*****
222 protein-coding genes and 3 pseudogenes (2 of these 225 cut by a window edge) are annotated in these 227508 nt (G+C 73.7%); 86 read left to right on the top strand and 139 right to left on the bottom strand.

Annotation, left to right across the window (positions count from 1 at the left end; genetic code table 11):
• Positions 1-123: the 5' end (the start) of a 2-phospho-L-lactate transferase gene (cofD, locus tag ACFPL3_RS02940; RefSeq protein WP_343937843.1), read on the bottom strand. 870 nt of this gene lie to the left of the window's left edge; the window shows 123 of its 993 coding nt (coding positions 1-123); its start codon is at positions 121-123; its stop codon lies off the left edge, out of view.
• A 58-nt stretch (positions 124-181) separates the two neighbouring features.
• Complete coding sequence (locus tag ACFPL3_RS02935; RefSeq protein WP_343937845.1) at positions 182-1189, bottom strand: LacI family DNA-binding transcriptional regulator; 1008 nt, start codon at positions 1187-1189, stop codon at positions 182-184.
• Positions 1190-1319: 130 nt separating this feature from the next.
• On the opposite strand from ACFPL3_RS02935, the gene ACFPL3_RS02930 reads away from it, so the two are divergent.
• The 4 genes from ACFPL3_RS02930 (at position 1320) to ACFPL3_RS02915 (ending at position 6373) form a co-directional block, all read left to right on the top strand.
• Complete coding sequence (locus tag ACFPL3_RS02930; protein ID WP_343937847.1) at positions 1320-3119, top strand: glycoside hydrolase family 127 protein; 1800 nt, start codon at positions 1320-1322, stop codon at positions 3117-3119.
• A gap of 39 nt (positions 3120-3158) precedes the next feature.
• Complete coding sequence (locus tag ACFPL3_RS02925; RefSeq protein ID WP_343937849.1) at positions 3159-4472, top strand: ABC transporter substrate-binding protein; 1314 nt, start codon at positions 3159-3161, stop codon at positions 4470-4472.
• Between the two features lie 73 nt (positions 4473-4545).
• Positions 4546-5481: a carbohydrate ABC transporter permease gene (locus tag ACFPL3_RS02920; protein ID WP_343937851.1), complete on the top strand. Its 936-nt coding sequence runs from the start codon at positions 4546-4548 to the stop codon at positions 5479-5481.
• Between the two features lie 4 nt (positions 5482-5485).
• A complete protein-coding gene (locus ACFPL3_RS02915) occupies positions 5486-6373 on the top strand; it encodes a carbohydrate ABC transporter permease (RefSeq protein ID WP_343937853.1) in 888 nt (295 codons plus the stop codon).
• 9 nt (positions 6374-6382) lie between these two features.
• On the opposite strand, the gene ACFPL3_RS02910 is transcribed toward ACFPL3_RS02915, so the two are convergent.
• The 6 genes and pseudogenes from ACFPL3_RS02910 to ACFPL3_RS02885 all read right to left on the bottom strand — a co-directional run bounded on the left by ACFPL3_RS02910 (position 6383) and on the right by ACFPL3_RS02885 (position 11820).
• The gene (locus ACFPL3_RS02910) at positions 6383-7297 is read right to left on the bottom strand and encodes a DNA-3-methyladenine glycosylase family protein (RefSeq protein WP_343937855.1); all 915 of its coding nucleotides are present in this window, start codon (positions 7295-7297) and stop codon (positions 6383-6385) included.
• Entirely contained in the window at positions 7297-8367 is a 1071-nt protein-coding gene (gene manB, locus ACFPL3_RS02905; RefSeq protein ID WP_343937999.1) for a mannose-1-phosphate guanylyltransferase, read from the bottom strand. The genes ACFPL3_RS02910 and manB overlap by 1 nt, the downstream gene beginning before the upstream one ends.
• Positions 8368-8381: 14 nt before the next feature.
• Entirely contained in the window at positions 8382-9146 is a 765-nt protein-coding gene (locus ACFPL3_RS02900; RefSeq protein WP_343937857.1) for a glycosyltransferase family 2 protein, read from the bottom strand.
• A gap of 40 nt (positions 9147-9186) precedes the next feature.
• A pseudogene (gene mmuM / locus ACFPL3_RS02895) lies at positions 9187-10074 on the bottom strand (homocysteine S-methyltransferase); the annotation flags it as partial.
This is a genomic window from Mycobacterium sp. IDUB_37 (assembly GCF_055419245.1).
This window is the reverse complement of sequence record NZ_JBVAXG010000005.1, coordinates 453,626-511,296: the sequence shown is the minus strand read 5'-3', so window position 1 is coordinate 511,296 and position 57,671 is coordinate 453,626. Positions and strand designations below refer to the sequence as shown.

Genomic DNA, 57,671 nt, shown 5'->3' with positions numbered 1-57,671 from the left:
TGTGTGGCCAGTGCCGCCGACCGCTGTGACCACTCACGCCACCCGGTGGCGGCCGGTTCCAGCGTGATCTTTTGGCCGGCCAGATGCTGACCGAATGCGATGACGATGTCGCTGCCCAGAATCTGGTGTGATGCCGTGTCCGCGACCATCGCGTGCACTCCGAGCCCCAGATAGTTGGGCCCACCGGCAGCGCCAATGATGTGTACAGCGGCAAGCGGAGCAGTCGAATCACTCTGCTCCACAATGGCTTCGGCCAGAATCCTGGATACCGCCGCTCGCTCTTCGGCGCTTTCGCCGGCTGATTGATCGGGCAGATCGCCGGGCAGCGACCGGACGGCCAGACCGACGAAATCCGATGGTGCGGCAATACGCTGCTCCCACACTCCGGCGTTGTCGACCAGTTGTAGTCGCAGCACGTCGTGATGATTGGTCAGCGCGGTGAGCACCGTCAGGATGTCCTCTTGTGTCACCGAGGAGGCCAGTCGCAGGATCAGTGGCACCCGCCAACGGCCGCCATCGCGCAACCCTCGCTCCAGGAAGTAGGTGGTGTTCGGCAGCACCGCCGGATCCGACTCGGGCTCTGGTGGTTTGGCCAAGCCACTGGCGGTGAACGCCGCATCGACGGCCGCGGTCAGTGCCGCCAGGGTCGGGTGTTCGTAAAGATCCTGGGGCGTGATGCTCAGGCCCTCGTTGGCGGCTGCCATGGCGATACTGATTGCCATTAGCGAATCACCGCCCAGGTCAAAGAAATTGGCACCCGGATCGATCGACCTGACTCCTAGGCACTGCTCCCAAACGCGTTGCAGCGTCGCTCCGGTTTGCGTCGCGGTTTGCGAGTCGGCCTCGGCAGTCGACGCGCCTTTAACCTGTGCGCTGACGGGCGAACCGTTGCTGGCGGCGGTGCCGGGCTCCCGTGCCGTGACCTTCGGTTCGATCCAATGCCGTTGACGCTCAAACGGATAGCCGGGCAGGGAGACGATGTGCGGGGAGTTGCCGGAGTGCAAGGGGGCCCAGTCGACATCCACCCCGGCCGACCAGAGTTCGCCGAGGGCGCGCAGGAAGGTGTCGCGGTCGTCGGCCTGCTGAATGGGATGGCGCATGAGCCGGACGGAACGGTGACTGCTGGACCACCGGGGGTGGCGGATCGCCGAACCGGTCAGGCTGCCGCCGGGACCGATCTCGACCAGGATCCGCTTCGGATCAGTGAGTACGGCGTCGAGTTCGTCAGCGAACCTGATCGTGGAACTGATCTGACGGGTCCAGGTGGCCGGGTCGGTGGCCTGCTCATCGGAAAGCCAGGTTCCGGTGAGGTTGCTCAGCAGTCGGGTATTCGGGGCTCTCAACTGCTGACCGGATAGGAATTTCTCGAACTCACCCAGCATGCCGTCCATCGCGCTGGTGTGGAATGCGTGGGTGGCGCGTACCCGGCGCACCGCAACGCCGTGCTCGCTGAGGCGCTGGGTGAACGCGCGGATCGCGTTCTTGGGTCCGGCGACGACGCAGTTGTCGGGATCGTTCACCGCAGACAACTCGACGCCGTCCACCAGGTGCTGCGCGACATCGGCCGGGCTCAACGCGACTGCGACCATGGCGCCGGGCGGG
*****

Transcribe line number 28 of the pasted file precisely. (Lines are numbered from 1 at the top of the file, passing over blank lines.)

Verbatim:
TGTGTGGCCAGTGCCGCCGACCGCTGTGACCACTCACGCCACCCGGTGGCGGCCGGTTCCAGCGTGATCTTTTGGCCGGCCAGATGCTGACCGAATGCGATGACGATGTCGCTGCCCAGAATCTGGTGTGATGCCGTGTCCGCGACCATCGCGTGCACTCCGAGCCCCAGATAGTTGGGCCCACCGGCAGCGCCAATGATGTGTACAGCGGCAAGCGGAGCAGTCGAATCACTCTGCTCCACAATGGCTTCGGCCAGAATCCTGGATACCGCCGCTCGCTCTTCGGCGCTTTCGCCGGCTGATTGATCGGGCAGATCGCCGGGCAGCGACCGGACGGCCAGACCGACGAAATCCGATGGTGCGGCAATACGCTGCTCCCACACTCCGGCGTTGTCGACCAGTTGTAGTCGCAGCACGTCGTGATGATTGGTCAGCGCGGTGAGCACCGTCAGGATGTCCTCTTGTGTCACCGAGGAGGCCAGTCGCAGGATCAGTGGCACCCGCCAACGGCCGCCATCGCGCAACCCTCGCTCCAGGAAGTAGGTGGTGTTCGGCAGCACCGCCGGATCCGACTCGGGCTCTGGTGGTTTGGCCAAGCCACTGGCGGTGAACGCCGCATCGACGGCCGCGGTCAGTGCCGCCAGGGTCGGGTGTTCGTAAAGATCCTGGGGCGTGATGCTCAGGCCCTCGTTGGCGGCTGCCATGGCGATACTGATTGCCATTAGCGAATCACCGCCCAGGTCAAAGAAATTGGCACCCGGATCGATCGACCTGACTCCTAGGCACTGCTCCCAAACGCGTTGCAGCGTCGCTCCGGTTTGCGTCGCGGTTTGCGAGTCGGCCTCGGCAGTCGACGCGCCTTTAACCTGTGCGCTGACGGGCGAACCGTTGCTGGCGGCGGTGCCGGGCTCCCGTGCCGTGACCTTCGGTTCGATCCAATGCCGTTGACGCTCAAACGGATAGCCGGGCAGGGAGACGATGTGCGGGGAGTTGCCGGAGTGCAAGGGGGCCCAGTCGACATCCACCCCGGCCGACCAGAGTTCGCCGAGGGCGCGCAGGAAGGTGTCGCGGTCGTCGGCCTGCTGAATGGGATGGCGCATGAGCCGGACGGAACGGTGACTGCTGGACCACCGGGGGTGGCGGATCGCCGAACCGGTCAGGCTGCCGCCGGGACCGATCTCGACCAGGATCCGCTTCGGATCAGTGAGTACGGCGTCGAGTTCGTCAGCGAACCTGATCGTGGAACTGATCTGACGGGTCCAGGTGGCCGGGTCGGTGGCCTGCTCATCGGAAAGCCAGGTTCCGGTGAGGTTGCTCAGCAGTCGGGTATTCGGGGCTCTCAACTGCTGACCGGATAGGAATTTCTCGAACTCACCCAGCATGCCGTCCATCGCGCTGGTGTGGAATGCGTGGGTGGCGCGTACCCGGCGCACCGCAACGCCGTGCTCGCTGAGGCGCTGGGTGAACGCGCGGATCGCGTTCTTGGGTCCGGCGACGACGCAGTTGTCGGGATCGTTCACCGCAGACAACTCGACGCCGTCCACCAGGTGCTGCGCGACATCGGCCGGGCTCAACGCGACTGCGACCATGGCGCCGGGCGGG